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Court order of protection (restraining order)

If you are being abused, you can get a court order of protection to protect yourself and your children.

A court order of protection can:

  • Order the abuser not to have any contact with you and your children
  • Order the abuser to move out of your home and give you use of the car
  • Order the abuser to pay child support or spousal support, or to continue your insurance coverage

You can get an application for a court order of protection at courthouses, women's shelters, lawyers' offices, and some police stations.

If an order is issued and the abuser does anything listed on the order, call the police right away. The abuser can be arrested for violating the order.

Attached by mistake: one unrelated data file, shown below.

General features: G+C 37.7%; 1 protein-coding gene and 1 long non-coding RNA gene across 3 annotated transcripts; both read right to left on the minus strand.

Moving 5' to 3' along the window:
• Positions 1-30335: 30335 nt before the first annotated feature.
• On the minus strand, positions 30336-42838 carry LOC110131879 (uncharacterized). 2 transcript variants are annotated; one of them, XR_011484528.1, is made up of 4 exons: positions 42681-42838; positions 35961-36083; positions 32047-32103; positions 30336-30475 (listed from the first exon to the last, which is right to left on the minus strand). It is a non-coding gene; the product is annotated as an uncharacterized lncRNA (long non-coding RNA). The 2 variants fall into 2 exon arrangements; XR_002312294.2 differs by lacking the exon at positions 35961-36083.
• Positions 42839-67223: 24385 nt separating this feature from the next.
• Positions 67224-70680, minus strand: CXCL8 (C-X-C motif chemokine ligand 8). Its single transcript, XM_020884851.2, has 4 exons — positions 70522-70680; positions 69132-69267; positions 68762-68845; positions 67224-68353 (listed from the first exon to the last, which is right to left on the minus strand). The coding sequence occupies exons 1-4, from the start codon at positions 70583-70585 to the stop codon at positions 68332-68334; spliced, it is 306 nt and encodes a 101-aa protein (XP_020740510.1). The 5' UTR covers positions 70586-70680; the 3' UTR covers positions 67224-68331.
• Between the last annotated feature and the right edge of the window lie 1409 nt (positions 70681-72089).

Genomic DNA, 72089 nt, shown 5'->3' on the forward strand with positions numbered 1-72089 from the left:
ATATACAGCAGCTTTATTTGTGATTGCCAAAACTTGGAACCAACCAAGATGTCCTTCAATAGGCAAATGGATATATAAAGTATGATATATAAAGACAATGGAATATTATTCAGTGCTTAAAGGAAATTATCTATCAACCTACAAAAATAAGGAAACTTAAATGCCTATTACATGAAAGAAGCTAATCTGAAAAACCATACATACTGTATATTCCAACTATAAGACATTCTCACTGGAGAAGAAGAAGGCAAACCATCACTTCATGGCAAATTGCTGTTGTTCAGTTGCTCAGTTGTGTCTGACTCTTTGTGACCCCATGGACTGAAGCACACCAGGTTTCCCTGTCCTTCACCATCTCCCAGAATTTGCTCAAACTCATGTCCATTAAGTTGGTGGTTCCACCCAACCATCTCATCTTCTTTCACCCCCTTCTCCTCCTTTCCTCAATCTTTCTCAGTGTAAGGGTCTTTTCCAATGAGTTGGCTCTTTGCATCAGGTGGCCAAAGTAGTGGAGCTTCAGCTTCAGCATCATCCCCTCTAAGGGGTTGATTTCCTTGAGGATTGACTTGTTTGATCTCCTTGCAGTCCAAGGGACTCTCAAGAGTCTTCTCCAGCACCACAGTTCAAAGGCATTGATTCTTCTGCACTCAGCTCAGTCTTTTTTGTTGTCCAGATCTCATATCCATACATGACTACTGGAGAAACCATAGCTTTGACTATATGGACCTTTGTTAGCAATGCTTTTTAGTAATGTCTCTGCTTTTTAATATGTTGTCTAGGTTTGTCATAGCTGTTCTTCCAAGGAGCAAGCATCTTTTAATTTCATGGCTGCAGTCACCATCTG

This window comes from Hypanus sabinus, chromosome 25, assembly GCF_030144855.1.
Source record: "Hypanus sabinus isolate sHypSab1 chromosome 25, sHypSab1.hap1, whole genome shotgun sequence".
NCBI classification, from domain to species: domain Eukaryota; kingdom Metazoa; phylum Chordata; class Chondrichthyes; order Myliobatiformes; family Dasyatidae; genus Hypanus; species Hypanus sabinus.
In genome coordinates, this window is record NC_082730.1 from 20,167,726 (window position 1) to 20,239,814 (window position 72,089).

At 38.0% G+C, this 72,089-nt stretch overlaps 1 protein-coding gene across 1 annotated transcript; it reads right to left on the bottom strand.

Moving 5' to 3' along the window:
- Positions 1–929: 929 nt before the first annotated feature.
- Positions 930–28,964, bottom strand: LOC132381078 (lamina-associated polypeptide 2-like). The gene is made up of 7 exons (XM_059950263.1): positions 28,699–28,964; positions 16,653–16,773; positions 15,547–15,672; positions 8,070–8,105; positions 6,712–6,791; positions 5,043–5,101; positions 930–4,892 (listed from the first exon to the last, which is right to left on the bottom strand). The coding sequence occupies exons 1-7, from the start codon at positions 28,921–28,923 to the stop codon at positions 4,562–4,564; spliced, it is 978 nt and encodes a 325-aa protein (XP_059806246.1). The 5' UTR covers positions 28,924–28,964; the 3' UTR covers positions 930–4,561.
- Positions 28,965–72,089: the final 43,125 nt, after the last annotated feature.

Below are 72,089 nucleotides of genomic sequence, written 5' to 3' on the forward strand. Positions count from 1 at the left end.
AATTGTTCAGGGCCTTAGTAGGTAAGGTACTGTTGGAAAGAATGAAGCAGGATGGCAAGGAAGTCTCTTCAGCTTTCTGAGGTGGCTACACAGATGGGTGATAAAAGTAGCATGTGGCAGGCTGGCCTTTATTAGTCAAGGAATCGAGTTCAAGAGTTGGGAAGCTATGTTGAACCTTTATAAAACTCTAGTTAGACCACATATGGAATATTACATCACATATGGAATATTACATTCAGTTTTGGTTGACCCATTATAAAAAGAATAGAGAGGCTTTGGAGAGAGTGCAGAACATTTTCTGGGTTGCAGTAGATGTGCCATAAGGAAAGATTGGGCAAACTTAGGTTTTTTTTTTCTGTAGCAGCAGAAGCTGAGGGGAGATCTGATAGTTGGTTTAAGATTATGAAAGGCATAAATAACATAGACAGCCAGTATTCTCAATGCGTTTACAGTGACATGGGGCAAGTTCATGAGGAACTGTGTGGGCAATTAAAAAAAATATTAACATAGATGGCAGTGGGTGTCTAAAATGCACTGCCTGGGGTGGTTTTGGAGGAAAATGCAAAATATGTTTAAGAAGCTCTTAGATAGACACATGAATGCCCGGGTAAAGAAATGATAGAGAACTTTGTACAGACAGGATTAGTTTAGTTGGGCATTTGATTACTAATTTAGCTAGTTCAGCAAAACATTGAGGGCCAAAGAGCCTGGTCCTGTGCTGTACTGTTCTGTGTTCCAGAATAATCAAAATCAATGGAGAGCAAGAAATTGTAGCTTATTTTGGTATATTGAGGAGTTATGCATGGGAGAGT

An order of protection is just one way of protecting yourself and your children. Contact a local domestic violence agency to talk about other options.

Other names for court orders of protection:

  • Civil protection order
  • Domestic violence protection or protective order
  • Emergency, temporary, or ex parte order
  • Harassment order
  • Injunction for protection
  • Order of no contact
  • Orders not to abuse, harass, contact, etc. that are part of bail, probation, or parole conditions
  • Protection from abuse order
  • Restraining order
  • Stalking protection or protective order
  • Stay away order

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Content last updated May 18, 2011.

Resources last updated May 18, 2011.

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A federal government website managed by the Office on Women's Health in the Office of the Assistant Secretary for Health at the U.S. Department of Health and Human Services.
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